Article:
Therefore, we had hypothesised that the OSNA whole-node assay for non-SNs in addition to SNs enables the classification of accurate nodal staging for breast cancer patients. In this retrospective cohort study, we compared the performance of the OSNA assay with that of routine permanent histology for detection of non-SN metastases among patients with positive SN biopsy who have undergone a CALND.
Patients and methods
Patients and tumours
Subjects comprised consecutive patients with clinically and ultrasonographically node-negative pT1-2 breast cancer who had undergone CALND after a positive SN biopsy with the OSNA assay between April 2009 and September 2010 at the Cancer Institute Hospital (Tokyo, Japan). Exclusion criteria were as follows: (1) SN identification without using the radioisotope (RI) tracer, (2) previous excision of primary tumour, (3) heterochronous ipsilateral breast cancer recurrence, and (4) neoadjuvant drug therapy. In September 2009, we switched the detection of further non-SN metastases from a permanent histology method to the OSNA assay. Therefore, there are two distinct cohorts: earlier patients who were assessed by permanent histology (histology cohort) and later patients by the OSNA assay (OSNA cohort) for detection of non-SN metastases.
Pathological T and N classification was classified according the Cancer Staging Manual of the American Joint Committee on Cancer (AJCC), 7th edition, 2010 (Edge et al, 2010). pN1mi was defined as lymph-node spread confined to micrometastasis (>0.2 to ⩽2 mm). pN1a was defined as metastasis in 1–3 axillary node(s), including at least 1 macrometastasis (>2.0 mm). pN2a was defined as metastasis in 4–9 axillary nodes, including at least 1 macrometastasis. pN3a was defined as metastasis in ⩾10 axillary nodes, including at least 1 macrometastasis or metastasis in an infraclavicular node or nodes.
Cutoffs for oestrogen and progesterone receptor positivity were 10% positive cells, irrespective of intensity. Human epidermal growth factor receptor-2 (HER2) positivity was defined as HER2 3+ (>10% of positive cells on immunohistochemistry) or HER2 gene/centromere 17 ratio ⩾2.0 on fluorescence in situ hybridisation.
SN biopsy procedure
The RI tracer used was 1.5 mCi ml−1 of 99mTc-phytate. One day before surgery, the tracer was injected into the intradermal and subdermal space in the area of the tumour and the retro-tumoural space. In all cases, lymphoscintigraphy was performed 1 h after the injection. In addition, 2–3 ml of vital dye, indigocarmine, was injected in the peri-tumoural space or areola at the time of surgery. Before surgery for the primary tumour, SNs were identified using a hand-held gamma-probe with guidance from the staining of vessels and nodes. All removed SNs were intraoperatively evaluated by the OSNA assay. When the SN(s) was positive, CALND was performed immediately.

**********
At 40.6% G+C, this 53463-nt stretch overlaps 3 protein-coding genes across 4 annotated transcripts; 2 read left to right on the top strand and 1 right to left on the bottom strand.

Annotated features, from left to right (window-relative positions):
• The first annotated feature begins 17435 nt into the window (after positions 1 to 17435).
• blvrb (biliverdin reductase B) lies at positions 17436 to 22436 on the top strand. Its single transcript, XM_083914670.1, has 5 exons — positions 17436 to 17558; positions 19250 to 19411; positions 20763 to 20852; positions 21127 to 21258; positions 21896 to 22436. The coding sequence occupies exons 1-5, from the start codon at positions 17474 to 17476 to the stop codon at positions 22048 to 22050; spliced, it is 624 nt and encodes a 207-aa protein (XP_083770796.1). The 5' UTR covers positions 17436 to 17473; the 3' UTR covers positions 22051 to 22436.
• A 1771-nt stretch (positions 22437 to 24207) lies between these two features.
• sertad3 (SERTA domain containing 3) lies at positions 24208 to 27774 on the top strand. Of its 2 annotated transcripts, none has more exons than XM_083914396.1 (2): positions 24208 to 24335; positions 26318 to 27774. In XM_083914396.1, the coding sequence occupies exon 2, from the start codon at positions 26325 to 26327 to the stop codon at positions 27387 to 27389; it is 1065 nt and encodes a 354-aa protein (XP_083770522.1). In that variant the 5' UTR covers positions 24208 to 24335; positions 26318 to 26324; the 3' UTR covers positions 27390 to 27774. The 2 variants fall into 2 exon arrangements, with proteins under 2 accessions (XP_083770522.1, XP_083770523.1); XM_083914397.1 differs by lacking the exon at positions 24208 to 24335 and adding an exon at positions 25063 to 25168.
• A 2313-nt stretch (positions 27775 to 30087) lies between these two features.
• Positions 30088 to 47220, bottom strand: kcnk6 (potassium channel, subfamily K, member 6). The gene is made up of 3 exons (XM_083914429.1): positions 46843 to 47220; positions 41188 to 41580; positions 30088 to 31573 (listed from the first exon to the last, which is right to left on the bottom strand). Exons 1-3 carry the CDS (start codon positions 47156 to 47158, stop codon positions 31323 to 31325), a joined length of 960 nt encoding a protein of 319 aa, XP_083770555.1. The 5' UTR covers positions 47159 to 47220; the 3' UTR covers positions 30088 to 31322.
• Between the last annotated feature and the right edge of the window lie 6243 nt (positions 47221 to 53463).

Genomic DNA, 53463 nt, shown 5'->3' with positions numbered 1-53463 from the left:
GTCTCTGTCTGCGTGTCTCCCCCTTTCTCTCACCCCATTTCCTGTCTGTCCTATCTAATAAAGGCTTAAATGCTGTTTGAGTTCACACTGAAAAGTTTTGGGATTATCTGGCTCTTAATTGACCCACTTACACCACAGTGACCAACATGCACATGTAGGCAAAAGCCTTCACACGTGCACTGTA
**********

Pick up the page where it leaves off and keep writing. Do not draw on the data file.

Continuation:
Permanent histology for non-SN examination
All non-SNs were sliced in half along the long axis after formalin fixation. One of the cut surfaces was examined after haematoxylin and eosin staining. Approximately five to seven nodes were embedded in paraffin in one cassette. Immunohistochemical staining was not used for evaluation of non-SNs.
We reviewed the non-SN specimens and classified them into three categories according to the 7th AJCC Staging Manual (Edge et al, 2010): positive, macrometastasis; positive, micrometastasis; negative, isolated tumour cells (⩽0.2 mm) or no tumour cell. When cancer cells were observed in multiple lymph nodes, the priority order in determining the non-SN status was macrometastasis, then micrometastasis.
The OSNA assay for examination of SN and non-SN
The OSNA assay for lymph nodes has been described in detail in a previous publication (Tsujimoto et al, 2007). In brief, after removal of the extranodal tissue, whole lymph nodes were homogenised with 4 ml of lysis buffer solution (Lynorhag, Sysmex Corporation) and centrifuged at 10 000 × g at room temperature. In all, 2 μl of the supernatant was analysed using the RD-100i system (Sysmex Corporation), an automated molecular detection system using a reverse transcription loop-mediated isothermal amplification method (Notomi et al, 2000), and with the LynoampBC kit (Sysmex Corporation). The degree of amplification was detected using a by-product of the reaction, pyrophosphate (Mori et al, 2001). The resulting change in turbidity upon precipitation of magnesium pyrophosphate was in turn correlated with CK19 mRNA copy number per μl of the original lysate by a standard curve, which was established beforehand with three calibrators containing different CK19 mRNA copy numbers. A standard positive control sample containing 5000 copies per μl of CK19 mRNA and a negative control sample not containing any CK19 mRNA were used for quality assurance in every assay run. Lymph nodes that exceeded the specified maximum weight of 600 mg were cut into two or more pieces and processed as separate nodes. Up to four lymph nodes can be analysed in one run.